Recaps of the UN CCW meetings Nov 13 – 17


Nov. 13-17, 2017 in Geneva, the Convention on Conventional Weapons (CCW) Group of Governmental Experts on lethal autonomous weapons systems opened at the United Nations (UN) Palais des Nations. Though discussions have occurred for several years, this was the first official UN meeting on autonomous weapons. The following Twitter compilations, YouTube videos, and written reports by Reaching Critical Will recount highlights from each day.

An opening statement from Mary Wareham, coordinator of the Campaign to Stop Killer Robots: CCW Report, Vol. 5, No. 1: The urgent need to retain human control of weapon systems.

Day 1 


Video recap:

CCW Report, Vol. 5, No. 2: Confronting reality: we can build autonomous weapons but we can’t make them smart

On the first day of the group of governmental experts (GGE) on lethal autonomous weapon systems (LAWS), government delegations and expert panelists outlined many of the layered and complex challenges posed by autonomous weapons. From the panel on technological dimensions of LAWS in the afternoon, the warnings are clear: while we are on the cusp of being able to engineer autonomous weapons, we are not able to code such weapons with the necessary human judgments, norms, and laws to adequately control their behaviour or ensure compliance with international humanitarian or human rights law. The nuance and abstraction of human relations cannot be incorporated with systems that exist now or for the foreseeable future, but we can build “stupid” autonomous weapon systems now.

Despite the clear warnings from the technology panel, and from the letters written by scientists and AI experts over the past few years, there are still clear divisions between those states that want to prohibit the development of the weapons now and those that want to “wait and see” what happens with the technology. Yet the majority of voices throughout the first day of this GGE expressed caution and concern with the potential ramifications of further automating our means and methods of warfare.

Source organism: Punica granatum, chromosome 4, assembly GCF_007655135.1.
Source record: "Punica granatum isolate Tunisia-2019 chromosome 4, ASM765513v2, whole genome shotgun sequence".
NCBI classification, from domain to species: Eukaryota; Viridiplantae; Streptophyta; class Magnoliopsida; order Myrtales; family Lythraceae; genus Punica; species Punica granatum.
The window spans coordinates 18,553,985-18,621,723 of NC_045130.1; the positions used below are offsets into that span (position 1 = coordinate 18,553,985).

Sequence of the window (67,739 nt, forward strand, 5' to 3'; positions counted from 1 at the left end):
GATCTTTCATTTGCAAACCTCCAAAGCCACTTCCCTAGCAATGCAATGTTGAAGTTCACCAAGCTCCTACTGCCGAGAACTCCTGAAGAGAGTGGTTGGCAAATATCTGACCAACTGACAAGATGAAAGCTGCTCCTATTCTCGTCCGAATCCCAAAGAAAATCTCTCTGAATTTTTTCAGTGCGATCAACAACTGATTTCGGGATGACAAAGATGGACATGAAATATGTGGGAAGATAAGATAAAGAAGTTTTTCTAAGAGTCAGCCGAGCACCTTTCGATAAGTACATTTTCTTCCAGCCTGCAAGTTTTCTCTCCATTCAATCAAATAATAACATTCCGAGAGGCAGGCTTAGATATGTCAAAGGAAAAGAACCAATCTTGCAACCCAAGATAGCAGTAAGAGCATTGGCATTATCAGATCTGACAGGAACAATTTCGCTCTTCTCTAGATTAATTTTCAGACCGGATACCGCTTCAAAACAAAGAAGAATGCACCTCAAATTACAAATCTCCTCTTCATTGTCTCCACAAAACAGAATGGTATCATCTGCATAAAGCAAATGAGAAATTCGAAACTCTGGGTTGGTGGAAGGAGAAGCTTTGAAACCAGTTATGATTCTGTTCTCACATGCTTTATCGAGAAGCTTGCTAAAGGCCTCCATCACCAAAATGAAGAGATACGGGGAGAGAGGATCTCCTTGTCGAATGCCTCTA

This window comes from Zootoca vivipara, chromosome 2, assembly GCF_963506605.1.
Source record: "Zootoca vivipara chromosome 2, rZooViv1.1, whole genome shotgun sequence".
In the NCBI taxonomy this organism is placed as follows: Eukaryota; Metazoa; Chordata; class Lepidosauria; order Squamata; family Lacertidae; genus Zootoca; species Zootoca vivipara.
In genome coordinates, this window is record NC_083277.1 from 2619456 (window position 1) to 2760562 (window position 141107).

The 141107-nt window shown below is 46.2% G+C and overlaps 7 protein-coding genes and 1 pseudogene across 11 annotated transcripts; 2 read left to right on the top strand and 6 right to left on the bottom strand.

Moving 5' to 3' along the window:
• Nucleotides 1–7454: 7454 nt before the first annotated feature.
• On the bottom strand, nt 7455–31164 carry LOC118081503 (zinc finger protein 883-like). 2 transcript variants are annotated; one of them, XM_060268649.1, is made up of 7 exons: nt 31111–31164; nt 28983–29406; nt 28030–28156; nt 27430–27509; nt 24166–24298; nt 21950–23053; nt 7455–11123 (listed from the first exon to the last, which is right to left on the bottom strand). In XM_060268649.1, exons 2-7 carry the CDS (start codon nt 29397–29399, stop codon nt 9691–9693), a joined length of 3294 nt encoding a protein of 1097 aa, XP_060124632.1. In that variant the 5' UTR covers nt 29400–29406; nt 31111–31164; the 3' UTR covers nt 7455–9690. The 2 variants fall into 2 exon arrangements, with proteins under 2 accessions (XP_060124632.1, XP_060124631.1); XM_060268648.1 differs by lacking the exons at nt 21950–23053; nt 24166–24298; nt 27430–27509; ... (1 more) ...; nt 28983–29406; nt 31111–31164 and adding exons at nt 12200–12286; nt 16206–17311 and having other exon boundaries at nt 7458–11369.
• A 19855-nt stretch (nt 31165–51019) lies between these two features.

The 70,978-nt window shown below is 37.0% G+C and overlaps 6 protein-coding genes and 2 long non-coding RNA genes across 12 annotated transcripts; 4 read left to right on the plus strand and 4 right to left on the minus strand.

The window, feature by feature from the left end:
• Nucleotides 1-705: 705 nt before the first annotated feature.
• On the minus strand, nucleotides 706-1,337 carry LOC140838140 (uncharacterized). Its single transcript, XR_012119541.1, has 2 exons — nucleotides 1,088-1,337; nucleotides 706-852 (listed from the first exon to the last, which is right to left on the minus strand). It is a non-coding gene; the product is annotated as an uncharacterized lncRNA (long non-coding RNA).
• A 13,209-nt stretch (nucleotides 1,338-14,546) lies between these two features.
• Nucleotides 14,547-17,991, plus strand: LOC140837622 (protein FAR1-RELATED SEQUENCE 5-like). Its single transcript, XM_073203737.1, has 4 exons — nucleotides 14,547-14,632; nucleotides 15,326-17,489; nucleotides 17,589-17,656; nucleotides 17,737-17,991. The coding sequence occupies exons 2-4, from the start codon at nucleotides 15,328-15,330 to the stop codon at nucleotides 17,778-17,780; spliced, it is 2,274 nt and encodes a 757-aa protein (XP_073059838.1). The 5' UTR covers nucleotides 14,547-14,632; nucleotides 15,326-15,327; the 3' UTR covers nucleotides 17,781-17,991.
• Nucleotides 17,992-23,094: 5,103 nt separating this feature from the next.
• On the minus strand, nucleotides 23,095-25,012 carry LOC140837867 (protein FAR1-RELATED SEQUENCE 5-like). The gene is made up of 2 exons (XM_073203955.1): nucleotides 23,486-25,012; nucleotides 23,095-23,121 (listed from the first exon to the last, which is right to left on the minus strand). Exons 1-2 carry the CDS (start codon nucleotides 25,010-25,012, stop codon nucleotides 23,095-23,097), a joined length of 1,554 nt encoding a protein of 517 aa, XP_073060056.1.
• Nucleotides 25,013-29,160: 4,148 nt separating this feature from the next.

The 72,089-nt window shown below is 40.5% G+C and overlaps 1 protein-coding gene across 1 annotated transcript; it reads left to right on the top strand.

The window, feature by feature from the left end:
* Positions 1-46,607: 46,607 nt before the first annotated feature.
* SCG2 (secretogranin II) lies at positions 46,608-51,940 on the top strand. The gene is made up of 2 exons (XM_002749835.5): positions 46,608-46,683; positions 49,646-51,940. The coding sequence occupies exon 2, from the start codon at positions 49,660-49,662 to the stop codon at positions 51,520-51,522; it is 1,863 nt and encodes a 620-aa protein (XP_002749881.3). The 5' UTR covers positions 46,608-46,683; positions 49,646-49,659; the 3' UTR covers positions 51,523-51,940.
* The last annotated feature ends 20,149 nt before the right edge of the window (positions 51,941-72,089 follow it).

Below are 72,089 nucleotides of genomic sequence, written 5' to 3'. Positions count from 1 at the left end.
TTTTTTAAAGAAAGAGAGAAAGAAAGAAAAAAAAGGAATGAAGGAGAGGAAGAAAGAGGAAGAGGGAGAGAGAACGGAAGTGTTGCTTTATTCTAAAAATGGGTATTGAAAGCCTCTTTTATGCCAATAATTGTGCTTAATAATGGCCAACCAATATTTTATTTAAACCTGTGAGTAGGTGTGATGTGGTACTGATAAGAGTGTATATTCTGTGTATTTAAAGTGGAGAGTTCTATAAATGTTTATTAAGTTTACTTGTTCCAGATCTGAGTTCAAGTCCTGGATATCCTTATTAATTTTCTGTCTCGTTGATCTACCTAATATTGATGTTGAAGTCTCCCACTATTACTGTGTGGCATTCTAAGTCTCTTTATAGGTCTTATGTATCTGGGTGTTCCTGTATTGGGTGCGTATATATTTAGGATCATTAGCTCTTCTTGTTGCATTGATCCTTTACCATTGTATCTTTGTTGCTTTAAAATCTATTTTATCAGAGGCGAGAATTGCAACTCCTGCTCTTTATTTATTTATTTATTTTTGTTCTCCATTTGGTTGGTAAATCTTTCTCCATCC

Day 2 


Video recap:

CCW Report, Vol. 5, No. 3: Losing control: the challenge of autonomous weapons for laws, ethics, and humanity

During Tuesday’s session of the group of governmental experts (GGE) on lethal autonomous weapon systems (LAWS), participants engaged in discussions on military effects and the legal and ethical dimensions of autonomous weapons. Whilst the experts speaking on the military effects panel were generally more enthusiastic about the potential benefits and utility of LAWS than their counterparts on the legal/ethics panel, or the technology panel the day before, common themes did emerge amongst all these discussions. One theme centred on the use of terminology, particularly around the terms autonomy or autonomous, with a variety of suggestions about what is the most appropriate way to delineate the systems under consideration at this meeting.